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Can troops who refused anthrax shots seek redress?

Time will tell whether military corrects records of troops who rejected orders

By William H. McMichael - bmcmichael@militarytimes.com

When a federal judge ruled in 2004 that the Pentagon’s mandatory anthrax vaccine inoculation program in effect at the time essentially was illegal, it may have opened the door for everyone who had been punished for refusing the shots to get their military records corrected.

That doesn’t appear to be the case quite yet, even though Judge Emmet Sullivan of the U.S. District Court for the District of Columbia reaffirmed his ruling in August in a written opinion on a technicality in the same case.

It is not known if the Defense Department has a stance on whether service members punished for refusing the shots can seek correction of their records; by press time, defense officials did not respond to a Military Times query submitted three days earlier. But the Pentagon continues to argue, according to that August brief, that its 1998-2004 mandatory anthrax vaccine inoculation program was “reasonable.”

The Pentagon also could not provide a precise number of service members who had refused the shots and been punished, or whether any who had been imprisoned are still in jail.

The Air Force said a total of 180 airmen had been punished from 1998 through Dec. 6, with a peak of 62 cases in 1999. Seven of the 180 cases were adjudicated at court-martial. Federal court records from 2000 state that two years after the program began, nearly 500 troops had refused the shots and more than 100 had been court-martialed.

Attorneys who specialize in military law encourage those who feel wronged to seek redress individually, but they also say it may be premature to expect the military to forgive, in broad fashion, what it considered to be serious violations of good order and discipline.

“I don’t think we’re at the point, from a policy perspective, where they would be willing to admit that everyone affected, from a disciplinary level, was wronged,” said Mark Zaid, a Washington attorney who helped represent a group of six former service members who refused to take the shots and filed the suit on which Sullivan ultimately ruled.

And, the attorneys say, military courts apparently do not concur with Sullivan’s ruling.

“The military courts, over and over, have proved themselves absolutely incapable of ruling on this” because it places them in the position of opposing Defense Department policy, said John Michels, a Chicago attorney and former Air Force lawyer who also helped represent the group of plaintiffs before Sullivan.

Michels pointed to a September 2006 decision by the U.S. Court of Appeals for the Armed Forces in the case of Spc. Andrew Kisala, who was court-martialed for disobeying a lawful order to take the anthrax shots in August 2000. The high court ruled that Kisala failed to prove the order was unlawful.

But “you can disobey an unlawful order,” Zaid said — and because Sullivan “ruled that the vaccine was experimental, it was unlawful to administer without consent.”

Lack of access to health records and documentation makes it impossible to estimate with any certainty the number of troops who have complained of adverse reactions without extrapolating from the spotty data publicly available.

According to the Centers for Disease Control and Prevention, and the Food and Drug Administration, between January 1990 and August 2000, 1,544 reports of adverse reactions were logged in their reporting system. During that time, nearly 1.9 million doses of vaccine were given to 463,000 people. Adverse reactions range from skin rashes, headaches and short-term memory loss to blackouts and hemorrhaging.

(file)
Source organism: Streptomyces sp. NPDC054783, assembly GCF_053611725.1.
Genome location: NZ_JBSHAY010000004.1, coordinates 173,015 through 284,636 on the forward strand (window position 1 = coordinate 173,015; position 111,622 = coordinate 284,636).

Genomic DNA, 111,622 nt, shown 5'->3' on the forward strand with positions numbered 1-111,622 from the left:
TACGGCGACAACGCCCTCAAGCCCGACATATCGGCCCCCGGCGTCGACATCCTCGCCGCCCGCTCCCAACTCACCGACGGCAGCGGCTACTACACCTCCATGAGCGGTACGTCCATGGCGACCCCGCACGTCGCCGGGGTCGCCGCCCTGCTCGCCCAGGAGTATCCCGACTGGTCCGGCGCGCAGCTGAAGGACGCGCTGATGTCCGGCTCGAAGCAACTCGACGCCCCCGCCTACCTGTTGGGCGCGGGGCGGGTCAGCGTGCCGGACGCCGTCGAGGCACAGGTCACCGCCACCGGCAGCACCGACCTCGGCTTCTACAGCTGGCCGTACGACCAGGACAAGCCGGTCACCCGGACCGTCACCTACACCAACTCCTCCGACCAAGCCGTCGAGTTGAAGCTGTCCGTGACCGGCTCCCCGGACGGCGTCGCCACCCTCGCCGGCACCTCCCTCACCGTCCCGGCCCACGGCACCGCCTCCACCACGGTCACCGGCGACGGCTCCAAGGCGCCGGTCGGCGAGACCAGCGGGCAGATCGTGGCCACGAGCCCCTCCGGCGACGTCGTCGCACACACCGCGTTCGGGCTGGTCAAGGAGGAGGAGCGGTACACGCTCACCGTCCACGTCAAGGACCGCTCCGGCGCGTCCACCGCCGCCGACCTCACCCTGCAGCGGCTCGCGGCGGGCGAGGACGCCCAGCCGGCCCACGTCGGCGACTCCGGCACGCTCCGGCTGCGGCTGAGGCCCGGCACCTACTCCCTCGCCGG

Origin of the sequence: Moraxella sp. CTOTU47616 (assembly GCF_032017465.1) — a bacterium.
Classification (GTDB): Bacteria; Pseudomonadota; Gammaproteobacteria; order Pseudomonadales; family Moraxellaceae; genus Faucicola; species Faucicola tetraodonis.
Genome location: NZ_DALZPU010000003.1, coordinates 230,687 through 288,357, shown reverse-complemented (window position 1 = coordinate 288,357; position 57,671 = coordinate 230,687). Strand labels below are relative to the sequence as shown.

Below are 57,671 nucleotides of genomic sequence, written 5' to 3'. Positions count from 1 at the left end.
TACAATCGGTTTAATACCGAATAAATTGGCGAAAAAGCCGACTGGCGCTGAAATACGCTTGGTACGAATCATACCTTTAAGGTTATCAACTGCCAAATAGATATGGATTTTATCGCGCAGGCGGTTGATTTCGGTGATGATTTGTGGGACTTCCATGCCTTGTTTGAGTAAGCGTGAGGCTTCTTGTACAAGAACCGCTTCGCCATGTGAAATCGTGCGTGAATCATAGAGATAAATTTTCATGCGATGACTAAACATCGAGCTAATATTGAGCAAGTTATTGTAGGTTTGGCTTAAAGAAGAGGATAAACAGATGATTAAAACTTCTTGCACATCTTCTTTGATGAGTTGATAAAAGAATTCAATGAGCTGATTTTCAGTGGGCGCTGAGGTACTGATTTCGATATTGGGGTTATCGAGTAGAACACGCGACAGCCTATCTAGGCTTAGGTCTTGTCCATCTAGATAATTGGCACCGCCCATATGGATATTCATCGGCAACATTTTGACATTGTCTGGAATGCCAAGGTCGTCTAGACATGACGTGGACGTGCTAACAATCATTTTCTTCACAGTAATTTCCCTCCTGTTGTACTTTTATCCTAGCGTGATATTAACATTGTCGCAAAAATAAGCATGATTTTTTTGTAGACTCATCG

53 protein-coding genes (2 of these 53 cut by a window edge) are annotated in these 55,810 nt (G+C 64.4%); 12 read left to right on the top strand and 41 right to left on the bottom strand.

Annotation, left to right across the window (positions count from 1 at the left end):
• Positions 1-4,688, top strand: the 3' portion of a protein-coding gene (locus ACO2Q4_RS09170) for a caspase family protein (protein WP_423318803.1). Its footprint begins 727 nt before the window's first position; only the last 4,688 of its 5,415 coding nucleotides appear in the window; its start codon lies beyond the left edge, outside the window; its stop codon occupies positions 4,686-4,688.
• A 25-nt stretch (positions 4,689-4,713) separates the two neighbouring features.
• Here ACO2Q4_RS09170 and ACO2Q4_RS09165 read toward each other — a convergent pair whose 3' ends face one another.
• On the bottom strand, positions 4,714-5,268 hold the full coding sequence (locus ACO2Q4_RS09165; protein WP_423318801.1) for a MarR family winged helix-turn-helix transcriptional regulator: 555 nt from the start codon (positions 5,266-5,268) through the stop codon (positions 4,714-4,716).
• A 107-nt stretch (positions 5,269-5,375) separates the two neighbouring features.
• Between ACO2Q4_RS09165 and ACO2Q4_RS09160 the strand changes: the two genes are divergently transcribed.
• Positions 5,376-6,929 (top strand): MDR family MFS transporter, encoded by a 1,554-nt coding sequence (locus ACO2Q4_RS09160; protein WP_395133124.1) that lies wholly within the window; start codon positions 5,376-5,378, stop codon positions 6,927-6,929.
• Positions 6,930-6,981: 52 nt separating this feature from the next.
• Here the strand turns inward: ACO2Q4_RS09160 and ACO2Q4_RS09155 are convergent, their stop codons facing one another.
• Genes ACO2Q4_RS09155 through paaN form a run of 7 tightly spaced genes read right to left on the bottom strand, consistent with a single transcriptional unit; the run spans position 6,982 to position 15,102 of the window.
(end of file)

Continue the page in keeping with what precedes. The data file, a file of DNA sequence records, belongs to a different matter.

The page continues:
Defense officials acknowledge that like any vaccine, a reaction to the anthrax shots can occur in up to 35 percent of people, but they say these “typically resolve within 48 hours.” The Pentagon considers the vaccine “safe and effective.”

However, Sullivan found on behalf of the six unnamed plaintiffs in 2004 that the FDA had not properly certified the vaccine as effective protection against airborne anthrax spores, considered the primary threat to U.S. troops. In a December 2003 opinion issued with a preliminary injunction that temporarily halted the military’s mandatory program, Sullivan wrote: “The United States cannot demand members of the armed forces also serve as guinea pigs for experimental drugs.”

The Pentagon subsequently suspended its mandatory vaccine program and made it voluntary until February 2007, more than a year after the FDA affirmed its earlier finding that the vaccine was safe and effective against airborne anthrax. At that time, the shots again became required for all troops deploying for more than 15 days to the Middle East or South Korea.

Decisions such as in the Kisala case, Michels said, don’t generally bode well for troops seeking a reversal of their punishments.

The place to seek redress, said Eugene Fidell, a Washington attorney and military law expert, are each service’s Board for Correction of Military Records or Discharge Review Board.

There is a three-year time limit for filing a case before a records correction board, although that can be waived “in the interest of justice.” Discharge Review Boards allow 15 years for claims.

“We have tried it, and there have been some quiet successes,” Zaid said.

But Massachusetts attorney Dale Saran said he thinks the system is stacked against the troops.

“The board will generally solicit an opinion from a service’s judge advocate general” and be heavily influenced by the government stance, said Saran, who is trying to clear the record of Air Force Lt. Col. Tom Rempfer, one of the first officers to refuse the shots and fight through legal channels.

“My hope is that we can prevail in Tom’s case,” Saran said, “and that will become precedent for future records cases.”